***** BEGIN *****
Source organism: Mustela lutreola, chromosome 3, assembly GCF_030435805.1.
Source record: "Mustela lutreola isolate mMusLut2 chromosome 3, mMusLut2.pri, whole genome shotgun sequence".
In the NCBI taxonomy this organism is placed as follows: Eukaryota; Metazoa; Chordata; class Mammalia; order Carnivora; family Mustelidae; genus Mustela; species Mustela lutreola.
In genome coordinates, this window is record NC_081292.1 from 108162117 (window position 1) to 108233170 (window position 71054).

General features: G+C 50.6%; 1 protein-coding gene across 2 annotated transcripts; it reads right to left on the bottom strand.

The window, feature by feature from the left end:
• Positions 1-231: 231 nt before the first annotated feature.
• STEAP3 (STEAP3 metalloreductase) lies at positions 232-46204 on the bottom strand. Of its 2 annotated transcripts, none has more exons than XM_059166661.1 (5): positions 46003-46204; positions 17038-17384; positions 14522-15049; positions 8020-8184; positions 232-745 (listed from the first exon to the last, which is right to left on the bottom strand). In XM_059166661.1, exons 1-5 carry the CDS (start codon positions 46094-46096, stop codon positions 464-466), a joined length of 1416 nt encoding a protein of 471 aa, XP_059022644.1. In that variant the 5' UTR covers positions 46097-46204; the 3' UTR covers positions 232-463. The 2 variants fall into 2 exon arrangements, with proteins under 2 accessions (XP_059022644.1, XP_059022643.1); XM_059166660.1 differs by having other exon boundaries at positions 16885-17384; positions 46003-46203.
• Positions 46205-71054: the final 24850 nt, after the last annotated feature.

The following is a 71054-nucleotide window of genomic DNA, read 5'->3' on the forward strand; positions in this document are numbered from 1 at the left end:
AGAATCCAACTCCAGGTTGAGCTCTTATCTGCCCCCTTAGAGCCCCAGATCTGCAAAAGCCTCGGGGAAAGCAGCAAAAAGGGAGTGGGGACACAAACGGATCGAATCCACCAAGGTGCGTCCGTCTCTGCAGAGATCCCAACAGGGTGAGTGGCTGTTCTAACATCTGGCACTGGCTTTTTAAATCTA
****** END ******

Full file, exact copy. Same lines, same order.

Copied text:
Source organism: Mustela lutreola, chromosome 3, assembly GCF_030435805.1.
Source record: "Mustela lutreola isolate mMusLut2 chromosome 3, mMusLut2.pri, whole genome shotgun sequence".
In the NCBI taxonomy this organism is placed as follows: Eukaryota; Metazoa; Chordata; class Mammalia; order Carnivora; family Mustelidae; genus Mustela; species Mustela lutreola.
In genome coordinates, this window is record NC_081292.1 from 108162117 (window position 1) to 108233170 (window position 71054).

General features: G+C 50.6%; 1 protein-coding gene across 2 annotated transcripts; it reads right to left on the bottom strand.

The window, feature by feature from the left end:
• Positions 1-231: 231 nt before the first annotated feature.
• STEAP3 (STEAP3 metalloreductase) lies at positions 232-46204 on the bottom strand. Of its 2 annotated transcripts, none has more exons than XM_059166661.1 (5): positions 46003-46204; positions 17038-17384; positions 14522-15049; positions 8020-8184; positions 232-745 (listed from the first exon to the last, which is right to left on the bottom strand). In XM_059166661.1, exons 1-5 carry the CDS (start codon positions 46094-46096, stop codon positions 464-466), a joined length of 1416 nt encoding a protein of 471 aa, XP_059022644.1. In that variant the 5' UTR covers positions 46097-46204; the 3' UTR covers positions 232-463. The 2 variants fall into 2 exon arrangements, with proteins under 2 accessions (XP_059022644.1, XP_059022643.1); XM_059166660.1 differs by having other exon boundaries at positions 16885-17384; positions 46003-46203.
• Positions 46205-71054: the final 24850 nt, after the last annotated feature.

The following is a 71054-nucleotide window of genomic DNA, read 5'->3' on the forward strand; positions in this document are numbered from 1 at the left end:
AGAATCCAACTCCAGGTTGAGCTCTTATCTGCCCCCTTAGAGCCCCAGATCTGCAAAAGCCTCGGGGAAAGCAGCAAAAAGGGAGTGGGGACACAAACGGATCGAATCCACCAAGGTGCGTCCGTCTCTGCAGAGATCCCAACAGGGTGAGTGGCTGTTCTAACATCTGGCACTGGCTTTTTAAATCTA